Origins Available: English
Massen is a name of ancient Norman origin. It arrived in England
with the Norman Conquest
of 1066. It is a name for a stone-mason. The name was originally derived from the Old English or Old French word masson. CITATION[CLOSE]
Hanks, Patricia and Flavia Hodges, A Dictionary of Surnames. Oxford: Oxford University Press, 1988. Print. (ISBN 0-19-211592-8)
Early Origins of the Massen family
The surname Massen was first found in various counties and shires throughout Britain but one of the oldest was found in Kent
on the Isle of Thanet. One of the earliest records on the name was found in London c. 1130 when John Macun was listed there at that time. A few years later, Ace le mazun was listed in the Pipe Rolls
in 1193 and Roger le Mason was listed in Oxfordshire
in 1200. The Feet of Fines of Essex
lists Godrey le Mascun in 1203 and Adam le Machon was listed in the Assize Roles of Northumberland
in 1279. CITATION[CLOSE]
Reaney, P.H and R.M. Wilson, A Dictionary of English Surnames. London: Routledge, 1991. Print. (ISBN 0-415-05737-X)
The Hundredorum Rolls
of 1273 list Gotte le Mazoun in Huntingdonshire; and Nicholas le Macun in Buckinghamshire
. The Yorkshire Poll Tax
Rolls of 1379 list Willelmus Mason, mason. CITATION[CLOSE]
Bardsley, C.W, A Dictionary of English and Welsh Surnames: With Special American Instances. Wiltshire: Heraldry Today, 1901. Print. (ISBN 0-900455-44-6)
About this time and perhaps before, Scotland
had early listings of the name. They include: Richard the Mason, burgess of Aberdeen in 1271; John le Massum of Gascony who had claim against the bishop of St. Andrews in 1288; and William dictus Masceon who had a charter of land in the burgh of Berwick in 1307. CITATION[CLOSE]
Black, George F., The Surnames of Scotland Their Origin, Meaning and History. New York: New York Public Library, 1946. Print. (ISBN 0-87104-172-3)
Early History of the Massen family
This web page shows only a small excerpt of our Massen research.Another 151 words (11 lines of text) covering the years 1586, 1635, 1615, 1629, 1686, 1652, 1660, 1716, 1690, 1735, 1650, 1676, 1633, 1685, 1673, 1646, 1694, 1683 and 1770 are included under the topic Early Massen History in all our PDF Extended History products and printed products wherever possible.
Massen Spelling Variations
Anglo-Norman names are characterized by a multitude of spelling variations
. When the Normans
became the ruling people of England
in the 11th century, they introduced a new language into a society where the main languages of Old and later Middle English had no definite spelling rules. These languages were more often spoken than written, so they blended freely with one another. Contributing to this mixing of tongues was the fact that medieval scribes spelled words according to sound, ensuring that a person's name would appear differently in nearly every document in which it was recorded. The name has been spelled Mason, Masson and others.
Early Notables of the Massen family (pre 1700)
Outstanding amongst the family at this time was John Mason (1586-1635), born in King's Lynn, became Governor of Newfoundland in 1615, and was one of the founders of New Hampshire; George Mason I (1629-1686) from Pershore, Worcestershire
, who arrived at Norfolk
, Virginia on the ship Assurance in 1652, he was great-grandfather... Another 105 words (8 lines of text) are included under the topic Early Massen Notables in all our PDF Extended History products and printed products wherever possible.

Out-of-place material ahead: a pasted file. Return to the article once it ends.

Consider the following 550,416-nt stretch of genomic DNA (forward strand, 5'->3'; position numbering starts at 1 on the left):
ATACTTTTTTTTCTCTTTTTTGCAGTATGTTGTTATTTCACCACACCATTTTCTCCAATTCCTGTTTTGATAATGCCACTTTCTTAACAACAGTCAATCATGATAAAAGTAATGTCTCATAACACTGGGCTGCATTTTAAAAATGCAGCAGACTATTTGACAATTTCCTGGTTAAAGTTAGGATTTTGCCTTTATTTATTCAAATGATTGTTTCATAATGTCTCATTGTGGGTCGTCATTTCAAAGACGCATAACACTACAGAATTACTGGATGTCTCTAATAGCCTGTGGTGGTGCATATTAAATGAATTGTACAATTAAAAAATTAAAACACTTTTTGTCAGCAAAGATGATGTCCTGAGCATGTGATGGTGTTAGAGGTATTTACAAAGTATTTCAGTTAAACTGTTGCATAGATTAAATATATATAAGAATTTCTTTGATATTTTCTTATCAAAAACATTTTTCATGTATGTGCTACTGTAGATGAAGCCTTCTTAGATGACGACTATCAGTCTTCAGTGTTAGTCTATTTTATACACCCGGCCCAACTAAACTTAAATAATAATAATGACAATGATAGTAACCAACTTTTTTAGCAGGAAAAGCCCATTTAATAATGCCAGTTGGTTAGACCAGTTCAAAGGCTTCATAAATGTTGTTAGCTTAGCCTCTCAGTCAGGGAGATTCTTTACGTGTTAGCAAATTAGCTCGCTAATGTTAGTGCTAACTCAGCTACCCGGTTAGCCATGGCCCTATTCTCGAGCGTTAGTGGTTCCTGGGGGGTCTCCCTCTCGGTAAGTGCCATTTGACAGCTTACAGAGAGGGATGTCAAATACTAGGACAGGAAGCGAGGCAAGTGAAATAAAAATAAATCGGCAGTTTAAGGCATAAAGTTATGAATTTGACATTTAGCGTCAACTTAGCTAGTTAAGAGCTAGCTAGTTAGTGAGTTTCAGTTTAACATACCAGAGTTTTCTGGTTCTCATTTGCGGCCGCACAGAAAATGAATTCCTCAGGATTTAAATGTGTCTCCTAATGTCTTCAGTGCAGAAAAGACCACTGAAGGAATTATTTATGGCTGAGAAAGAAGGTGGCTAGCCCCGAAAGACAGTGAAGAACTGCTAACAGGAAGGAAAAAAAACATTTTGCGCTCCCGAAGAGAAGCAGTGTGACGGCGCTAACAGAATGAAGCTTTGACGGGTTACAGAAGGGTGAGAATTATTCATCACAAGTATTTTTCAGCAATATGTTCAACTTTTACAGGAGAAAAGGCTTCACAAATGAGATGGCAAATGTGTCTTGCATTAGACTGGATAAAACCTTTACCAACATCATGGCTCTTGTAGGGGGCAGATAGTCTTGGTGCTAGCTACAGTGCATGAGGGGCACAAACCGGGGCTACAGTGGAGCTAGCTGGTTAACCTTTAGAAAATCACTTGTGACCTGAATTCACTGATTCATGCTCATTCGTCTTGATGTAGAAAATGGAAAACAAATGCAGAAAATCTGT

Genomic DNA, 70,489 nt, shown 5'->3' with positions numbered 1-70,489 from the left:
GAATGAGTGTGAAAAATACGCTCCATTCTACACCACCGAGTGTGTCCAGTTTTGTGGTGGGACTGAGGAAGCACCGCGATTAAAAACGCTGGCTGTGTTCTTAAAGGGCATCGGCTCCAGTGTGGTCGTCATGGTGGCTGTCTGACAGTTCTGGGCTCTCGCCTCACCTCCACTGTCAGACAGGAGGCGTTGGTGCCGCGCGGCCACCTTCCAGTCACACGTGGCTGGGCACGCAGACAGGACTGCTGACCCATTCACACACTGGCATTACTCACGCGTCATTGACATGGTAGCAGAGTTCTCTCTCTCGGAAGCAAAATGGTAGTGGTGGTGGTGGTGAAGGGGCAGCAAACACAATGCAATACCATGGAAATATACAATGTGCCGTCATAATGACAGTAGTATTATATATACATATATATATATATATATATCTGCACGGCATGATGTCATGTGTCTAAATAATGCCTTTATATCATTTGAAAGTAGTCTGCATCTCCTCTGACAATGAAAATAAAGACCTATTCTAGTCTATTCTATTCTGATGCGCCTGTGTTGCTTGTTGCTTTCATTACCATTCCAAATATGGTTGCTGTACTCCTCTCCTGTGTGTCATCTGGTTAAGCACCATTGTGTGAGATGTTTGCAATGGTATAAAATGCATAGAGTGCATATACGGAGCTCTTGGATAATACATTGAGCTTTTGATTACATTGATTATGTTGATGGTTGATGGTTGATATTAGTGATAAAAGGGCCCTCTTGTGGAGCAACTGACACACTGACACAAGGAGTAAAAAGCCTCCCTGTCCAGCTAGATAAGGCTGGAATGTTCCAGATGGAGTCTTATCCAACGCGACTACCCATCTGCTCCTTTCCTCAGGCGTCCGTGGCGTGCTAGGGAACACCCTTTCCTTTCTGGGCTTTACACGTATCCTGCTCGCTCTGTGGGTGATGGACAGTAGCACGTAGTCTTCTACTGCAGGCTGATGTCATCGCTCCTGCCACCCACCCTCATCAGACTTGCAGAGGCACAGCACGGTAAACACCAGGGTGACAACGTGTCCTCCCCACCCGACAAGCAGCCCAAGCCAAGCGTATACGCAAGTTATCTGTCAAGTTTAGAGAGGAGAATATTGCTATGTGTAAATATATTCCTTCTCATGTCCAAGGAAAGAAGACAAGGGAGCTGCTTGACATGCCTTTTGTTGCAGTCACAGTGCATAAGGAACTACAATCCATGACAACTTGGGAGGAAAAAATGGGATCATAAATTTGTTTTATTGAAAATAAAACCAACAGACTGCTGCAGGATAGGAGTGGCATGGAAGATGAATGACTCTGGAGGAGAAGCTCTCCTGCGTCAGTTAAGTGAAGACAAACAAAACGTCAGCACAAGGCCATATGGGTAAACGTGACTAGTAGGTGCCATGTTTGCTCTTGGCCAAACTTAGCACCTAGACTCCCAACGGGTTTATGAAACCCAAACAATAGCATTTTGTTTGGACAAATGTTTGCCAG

Migration of the Massen family to Ireland
Some of the Massen family moved to Ireland
, but this topic is not covered in this excerpt.Another 155 words (11 lines of text) about their life in Ireland is included in all our PDF Extended History products and printed products wherever possible.
Migration of the Massen family to the New World and Oceana
For many English families, the political and religious disarray that plagued their homeland made the frontiers of the New World an attractive prospect. Thousands migrated, aboard cramped disease-ridden ships. They arrived sick, poor, and hungry, but were welcomed in many cases with far greater opportunity than at home in England
. Many of these hardy settlers went on to make important contributions to the emerging nations in which they landed. Among early immigrants bearing the name Massen or a variant listed above were:
Massen Settlers in United States in the 19th Century
- Nik Massen, who arrived in America in 1854 CITATION[CLOSE]
Filby, P. William, Meyer, Mary K., Passenger and immigration lists index : a guide to published arrival records of about 500,000 passengers who came to the United States and Canada in the seventeenth, eighteenth, and nineteenth centuries. 1982-1985 Cumulated Supplements in Four Volumes Detroit, Mich. : Gale Research Co., 1985, Print (ISBN 0-8103-1795-8)
Massen Settlers in Australia in the 19th Century
- James Massen, who arrived in Adelaide, Australia aboard the ship "Simlah" in 1849 CITATION[CLOSE]
State Records of South Australia. (Retrieved 2010, November 5) The SIMLAH 1849. Retrieved from http://www.slsa.sa.gov.au/BSA/1849Simlah.htm
The Massen Motto
The motto was originally a war cry or slogan. Mottoes first began to be shown with arms in the 14th and 15th centuries, but were not in general use until the 17th century. Thus the oldest coats of arms generally do not include a motto. Mottoes seldom form part of the grant of arms: Under most heraldic authorities, a motto is an optional component of the coat of arms, and can be added to or changed at will; many families have chosen not to display a motto.
Motto: Dum spiro spero
Motto Translation: While I have breath I have hope.